Emergent Forms of Other Belief

The Crisis Theme that seems to be the default, unchangeable background of everything these days can be exhausting. None of us seems to know how to handle social media – is it for self-promotion? sharing opinions? business? the fck is a status update? connecting instead of conversing – beyond obsessive attention to it or turning it off completely. That the tools have been created to make other people rich appears to be a mere byproduct, but is it? Do I need to read an article on it that my friends agree with to believe that? Every news item from the Dunce-in-chief to climate change to what’s wrong with the Democratic party to health care to guns hermetically seals us in a state of doubtful knowing. And like quicksand, if you try to get out of it too desperately, you’re only pulled back all the more. For those who insist on creating, it can be be double-trouble: your battle is not to react against but still ‘do something.’ What does that mean?

Friend of the blog Jed Perl lays out in an inadvertent cautionary tale in this Rauschenberg review, The Confidence Man of American Art:

It was as a genre-buster—an artist who crossed boundaries and cross-pollinated disciplines—that Rauschenberg was embraced in the 1960s. More than fifty years later, there are more and more artists who seem to believe, as he apparently did, that art is unbounded. The only difference is that our contemporaries—figures such as Jeff Koons, Isa Genzken, and Matthew Day Jackson—have traded his whatever-you-want for an even more open-ended and blunt whatever. A creative spirit, according to the argument that Rauschenberg did so much to advance, need not be merely a painter, a photographer, a stage designer, a printmaker, a moviemaker, a collagist, an assemblagist, a writer, an actor, a musician, or a dancer. An artist can be any or all of these things, and even many of them simultaneously. The old artisanal model of the artist—the artist whose genius is grounded in the demands of a particular craft—is replaced by the artist who is often not only figuratively but also literally without portfolio, a creative personality-at-large in the arts.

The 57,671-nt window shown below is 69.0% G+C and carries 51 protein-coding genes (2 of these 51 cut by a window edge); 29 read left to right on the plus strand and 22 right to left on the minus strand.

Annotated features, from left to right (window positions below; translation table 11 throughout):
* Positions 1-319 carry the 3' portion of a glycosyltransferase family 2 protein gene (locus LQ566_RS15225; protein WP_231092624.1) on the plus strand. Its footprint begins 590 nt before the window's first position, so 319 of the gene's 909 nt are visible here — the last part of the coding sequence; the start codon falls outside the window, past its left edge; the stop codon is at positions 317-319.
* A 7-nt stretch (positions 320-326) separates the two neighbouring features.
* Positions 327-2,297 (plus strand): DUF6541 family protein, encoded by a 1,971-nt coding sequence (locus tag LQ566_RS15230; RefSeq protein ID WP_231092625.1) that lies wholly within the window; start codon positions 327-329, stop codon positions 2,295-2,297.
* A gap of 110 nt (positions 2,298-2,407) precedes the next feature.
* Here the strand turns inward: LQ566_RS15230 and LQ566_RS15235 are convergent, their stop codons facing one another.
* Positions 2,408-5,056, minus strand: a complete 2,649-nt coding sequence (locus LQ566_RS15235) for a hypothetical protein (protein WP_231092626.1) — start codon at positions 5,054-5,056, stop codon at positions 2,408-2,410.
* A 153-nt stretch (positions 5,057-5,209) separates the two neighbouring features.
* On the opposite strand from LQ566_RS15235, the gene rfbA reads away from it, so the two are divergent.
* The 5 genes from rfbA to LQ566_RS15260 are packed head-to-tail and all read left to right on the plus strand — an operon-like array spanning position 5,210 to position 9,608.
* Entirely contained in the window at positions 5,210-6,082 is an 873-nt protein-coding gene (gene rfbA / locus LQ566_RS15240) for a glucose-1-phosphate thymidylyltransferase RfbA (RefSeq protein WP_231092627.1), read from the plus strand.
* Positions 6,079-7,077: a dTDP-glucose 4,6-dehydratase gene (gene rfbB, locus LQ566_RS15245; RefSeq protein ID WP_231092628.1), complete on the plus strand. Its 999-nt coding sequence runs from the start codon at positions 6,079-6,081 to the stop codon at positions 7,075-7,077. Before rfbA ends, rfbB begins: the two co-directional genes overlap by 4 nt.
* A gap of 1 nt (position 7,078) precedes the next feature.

One can argue that there are historical precedents for this view. Picasso enriched both his painting and his sculpture by working back and forth between the two disciplines. And the work that Picasso did in the theater certainly precipitated significant shifts in his painting.

Just so, and there is much more. And I do not come to praise Rauschenberg or to bury him. One point can be that, for better or worse, he imagined himself and what he was doing. Sure he was affected by his culture and the times in which he lived. But Jed is correct – the question is where the question (whatever it is) takes the artist. If it runs you back into into the insufferable quandary of boredom or futility, it wasn’t the right question. We can work our way through this time, as others have other times, but not by taking it on directly. Okay maybe, if you’re Zola. But you’re not. So don’t do that at all. Ignore it? Abdication is consent. Also – nothing will change. That’s one reason to like the ‘confidence man’ citizen’s arrest of Rauschenberg. It’s a hefty charge. But that’s okay – you don’t need to [first] accept any of the givens about anyone or thing in order to get somewhere. And this is not about progress, anyway. It’s about getting to all some of that other space, all around you, that seems inaccessible. That’s what can be frustrating – and it’s not even true. It’s just a thing someone has created and you’ve allowed to be in your way, that you need to [yes] use your discipline to think beyond. And [yes] to make something.

Image: Portrait of Apollinaire as a Premonition, by Giorgio de Chiricio, 1914

“Good People of Leadville”

From a localized opera theme this morning, this following is from American Opera: The Sublimation of Ordinariness by Derek Mills, concerned primarily with Douglas Moore’s “The Ballad of Baby Doe.”

“What, then, is the American, this new man?”, Hector St. John de Crevecoeur

asked over two centuries ago. It is with the response to this familiar defining

question that American national opera–just as American national painting or

American national fiction–must necessarily be concerned.

Certainly the quip that “American national opera is an oxymoron” is not